“With further reference to sub-paragraph (2) and sub-paragraph (3), we are not clear as to the exact effect of the words ‘ready to depart.’ It is not clear to us as to when an aircraft is considered ‘ready to depart.’ This definition might be limited only to such aircraft as are on a runway with engines warmed up, or it might refer to aircraft generally prepared for departure on its next ordinary or customary schedule. We understand that the purpose of the contemplated exemptions is to prevent interruption of commercial air navigation. Therefore, with reference to sub-paragraph (2) governing regular lines of public transportation, we suggest that aircraft ought not to be subject to seizure within a fixed time, for example, twenty-four (24) hours of the next scheduled departure of such aircraft. This provision is almost necessary to carry out the purpose of the exemption, and to give the carrier time to provide substitute equipment for the attached aircraft.

“With reference to sub-paragraph (3), this free time prior to departure is not so necessary, but we would prefer, as above stated, if the words ‘ready to depart’ were defined with somewhat more technical accuracy with particular reference to the manner of preparing commercial aircraft for departure.

Article 3. Sub-paragraph (1) provides that in case attachment is not forbidden by reason of the preceding article, a sufficient bond shall prevent attachment. We are not clear as to the situation with reference to threatened attachment of aircraft included within the classification of aircraft exempt from attachment. If a creditor threatens attachment of an aircraft which should be exempt, the present sub-paragraph (1) does not apparently authorize giving of a bond so as to prevent such attachment. If bond is given by the owner or operator to prevent attachment, it might thereafter be said that by giving such bond the owner or operator had admitted that his aircraft was subject to attachment. We therefore respectfully suggest that provision be made for giving bond in every case of threatened attachment.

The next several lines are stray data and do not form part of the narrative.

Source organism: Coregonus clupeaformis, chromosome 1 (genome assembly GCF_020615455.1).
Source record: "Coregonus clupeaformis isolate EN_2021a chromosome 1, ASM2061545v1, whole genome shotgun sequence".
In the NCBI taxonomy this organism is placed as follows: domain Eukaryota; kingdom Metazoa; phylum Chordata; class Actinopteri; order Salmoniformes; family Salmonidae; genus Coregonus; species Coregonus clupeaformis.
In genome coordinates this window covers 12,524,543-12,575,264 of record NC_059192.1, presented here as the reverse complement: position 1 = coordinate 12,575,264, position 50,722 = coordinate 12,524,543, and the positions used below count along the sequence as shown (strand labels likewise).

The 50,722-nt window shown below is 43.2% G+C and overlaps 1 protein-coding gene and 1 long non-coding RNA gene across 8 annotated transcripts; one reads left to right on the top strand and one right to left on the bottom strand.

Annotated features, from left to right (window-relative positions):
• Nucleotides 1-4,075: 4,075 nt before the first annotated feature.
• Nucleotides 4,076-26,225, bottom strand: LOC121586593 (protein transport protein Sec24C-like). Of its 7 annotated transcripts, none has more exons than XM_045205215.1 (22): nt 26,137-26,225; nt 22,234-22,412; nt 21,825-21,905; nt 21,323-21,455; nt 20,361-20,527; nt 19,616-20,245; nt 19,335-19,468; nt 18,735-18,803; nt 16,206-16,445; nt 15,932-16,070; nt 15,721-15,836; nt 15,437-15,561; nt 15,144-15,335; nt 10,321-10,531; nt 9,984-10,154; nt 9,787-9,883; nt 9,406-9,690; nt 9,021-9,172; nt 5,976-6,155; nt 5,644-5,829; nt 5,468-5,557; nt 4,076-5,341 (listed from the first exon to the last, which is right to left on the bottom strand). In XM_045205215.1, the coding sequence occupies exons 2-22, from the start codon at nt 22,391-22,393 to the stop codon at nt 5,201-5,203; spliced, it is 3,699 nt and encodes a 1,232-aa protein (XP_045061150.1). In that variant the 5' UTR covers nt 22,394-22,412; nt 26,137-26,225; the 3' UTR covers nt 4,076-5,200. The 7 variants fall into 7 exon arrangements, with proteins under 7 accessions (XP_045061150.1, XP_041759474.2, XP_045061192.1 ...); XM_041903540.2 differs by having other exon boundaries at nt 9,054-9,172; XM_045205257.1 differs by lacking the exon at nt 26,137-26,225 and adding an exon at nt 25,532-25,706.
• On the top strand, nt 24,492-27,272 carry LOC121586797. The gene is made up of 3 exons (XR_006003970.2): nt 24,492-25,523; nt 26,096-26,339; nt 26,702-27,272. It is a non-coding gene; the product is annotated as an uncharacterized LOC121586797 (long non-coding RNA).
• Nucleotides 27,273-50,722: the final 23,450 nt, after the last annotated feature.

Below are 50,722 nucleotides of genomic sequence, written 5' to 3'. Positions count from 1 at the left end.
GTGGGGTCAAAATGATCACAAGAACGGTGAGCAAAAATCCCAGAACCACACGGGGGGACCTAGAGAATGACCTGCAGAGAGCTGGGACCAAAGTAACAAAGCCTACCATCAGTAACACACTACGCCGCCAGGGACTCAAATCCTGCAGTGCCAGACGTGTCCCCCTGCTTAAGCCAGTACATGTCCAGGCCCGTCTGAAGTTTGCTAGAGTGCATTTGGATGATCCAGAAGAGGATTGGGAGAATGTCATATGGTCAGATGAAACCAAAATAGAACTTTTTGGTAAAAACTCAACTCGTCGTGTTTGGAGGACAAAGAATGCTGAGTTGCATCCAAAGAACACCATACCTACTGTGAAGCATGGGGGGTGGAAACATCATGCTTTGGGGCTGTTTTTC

[Page 942]

“With further reference to sub-paragraph (2), we suggest that more definite provision should be made as to the terms and conditions of the bond. The present paragraph covers only what shall be a sufficient amount of the bond without the customary statements of the condition of a sufficient bond.